The arrival of the Oculus Quest is a game-changer for designers because it represents a sharp reduction in the friction required to join together in VR from anywhere, as The Wild chief executive officer and founder Gabe Paez tells VRWorldTech
Virtual and augmented reality (VR/AR) collaboration platform The Wild, aimed at architects, designers and engineers of every vocation and creative pursuit wishing to work together in real time on a particular project, has moved to the Oculus Quest, just as appreciation for what immersive technology can achieve is increasing across enterprise and business.
For The Wild’s target user base, be it product designers or construction project managers, there is a need for VR and its potential for ideation and time and resource savings, but introducing it into the working day—and keeping it there—remains a challenge. The arrival of The Wild on the Oculus Quest changes that.
Gabe Paez, chief executive officer and founder of Portland, Oregan-based The Wild, says: “Prior to the launch of the Quest, most of our customers viewed virtual reality as a conference room solution. This is similar to how computers were viewed in the early days—an expensive, cumbersome, shared resource that IT sets up and requires scheduling to access. That’s a start, but also incredibly limiting. The result is less use by fewer team members.”
“The Wild is an immersive collaboration platform for teams to work together in XR, from anywhere in the world. The key points are immersive collaboration from anywhere. To fulfill that promise we must reduce friction as much as possible for our guests. We need to move from VR as a conference room solution to The Wild at every single desk.”
“The Oculus Quest is the first standalone headset to market that combines high-quality, low technical barriers, precision, usability, and an affordable price point. This combination is a game-changer for designers because it represents a sharp reduction in the friction required to join together in VR from anywhere.”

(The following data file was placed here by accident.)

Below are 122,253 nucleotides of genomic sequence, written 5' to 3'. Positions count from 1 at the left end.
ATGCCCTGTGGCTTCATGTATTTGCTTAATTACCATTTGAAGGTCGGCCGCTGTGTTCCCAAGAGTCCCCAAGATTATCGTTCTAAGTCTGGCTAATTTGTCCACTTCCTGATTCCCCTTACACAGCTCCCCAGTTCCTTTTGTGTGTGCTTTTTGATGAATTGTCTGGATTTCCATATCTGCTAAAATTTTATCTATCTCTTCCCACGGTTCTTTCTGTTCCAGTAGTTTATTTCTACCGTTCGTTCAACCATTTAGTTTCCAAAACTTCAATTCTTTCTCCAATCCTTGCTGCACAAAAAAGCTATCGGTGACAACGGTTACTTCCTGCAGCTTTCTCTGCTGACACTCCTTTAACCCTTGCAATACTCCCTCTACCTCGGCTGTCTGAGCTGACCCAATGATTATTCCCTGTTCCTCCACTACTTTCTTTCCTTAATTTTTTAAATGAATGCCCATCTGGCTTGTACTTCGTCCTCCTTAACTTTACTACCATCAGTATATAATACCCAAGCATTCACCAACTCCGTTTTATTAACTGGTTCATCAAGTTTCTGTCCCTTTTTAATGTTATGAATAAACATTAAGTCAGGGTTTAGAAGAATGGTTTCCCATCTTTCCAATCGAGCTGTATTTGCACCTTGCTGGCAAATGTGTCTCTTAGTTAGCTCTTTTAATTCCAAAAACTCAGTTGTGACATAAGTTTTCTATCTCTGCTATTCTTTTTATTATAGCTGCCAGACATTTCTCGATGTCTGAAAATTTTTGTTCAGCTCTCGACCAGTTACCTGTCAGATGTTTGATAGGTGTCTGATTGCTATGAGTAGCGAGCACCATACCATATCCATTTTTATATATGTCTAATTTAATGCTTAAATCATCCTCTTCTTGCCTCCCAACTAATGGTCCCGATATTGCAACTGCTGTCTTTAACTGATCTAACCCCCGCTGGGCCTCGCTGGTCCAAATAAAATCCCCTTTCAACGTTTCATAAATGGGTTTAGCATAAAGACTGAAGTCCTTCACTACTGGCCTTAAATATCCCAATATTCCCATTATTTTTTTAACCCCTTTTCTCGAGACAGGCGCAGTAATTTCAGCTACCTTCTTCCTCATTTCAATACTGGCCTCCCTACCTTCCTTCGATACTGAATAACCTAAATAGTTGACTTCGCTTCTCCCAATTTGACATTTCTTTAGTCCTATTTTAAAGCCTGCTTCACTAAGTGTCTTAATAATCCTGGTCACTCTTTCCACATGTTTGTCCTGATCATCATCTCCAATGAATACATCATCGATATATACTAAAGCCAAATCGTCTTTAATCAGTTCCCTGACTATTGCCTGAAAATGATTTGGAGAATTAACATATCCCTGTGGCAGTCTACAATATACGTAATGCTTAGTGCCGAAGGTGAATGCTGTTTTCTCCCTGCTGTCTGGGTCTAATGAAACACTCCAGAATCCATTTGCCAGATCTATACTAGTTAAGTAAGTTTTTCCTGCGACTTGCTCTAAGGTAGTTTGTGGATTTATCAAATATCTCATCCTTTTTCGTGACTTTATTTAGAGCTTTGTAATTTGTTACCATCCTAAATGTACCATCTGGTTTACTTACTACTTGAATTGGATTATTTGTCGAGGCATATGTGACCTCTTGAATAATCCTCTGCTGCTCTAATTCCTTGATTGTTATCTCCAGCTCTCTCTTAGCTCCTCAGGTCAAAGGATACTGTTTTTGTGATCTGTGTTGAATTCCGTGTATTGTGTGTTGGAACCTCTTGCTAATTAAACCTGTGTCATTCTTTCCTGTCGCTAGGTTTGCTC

This mission is also apparent when you enter The Wild on the Quest. With your project pre-loaded via any one of a number of integrations, such as the recently announced partnerships with Autodesk BIM 360 and Igloo Vision, you take hold of the portal with your controller and pull it over your head, immersing yourself in your work.
The demo I tried featured the model of a house—a bedroom, kitchen, living room and garden. Teleporting straight into the model, I was able to move around and explore its design, rendered in minute detail. Everyday objects, from stools to kitchenware, were interactive. And once I’d finished touring one area, I could easily teleport to the next.
The tools at your disposal allow you to measure the size of objects, sketch directly onto whatever surface you wish, tweak colours, and more. You can also record your progress, take pictures and—of course—speak to and interact with others.
“The Wild is a hub at the centre of the design process and is intended for use as a part of ideation, presentation, review and coordination,” Paez explains. “We achieve that by integrating with other software tools that our customers already use.”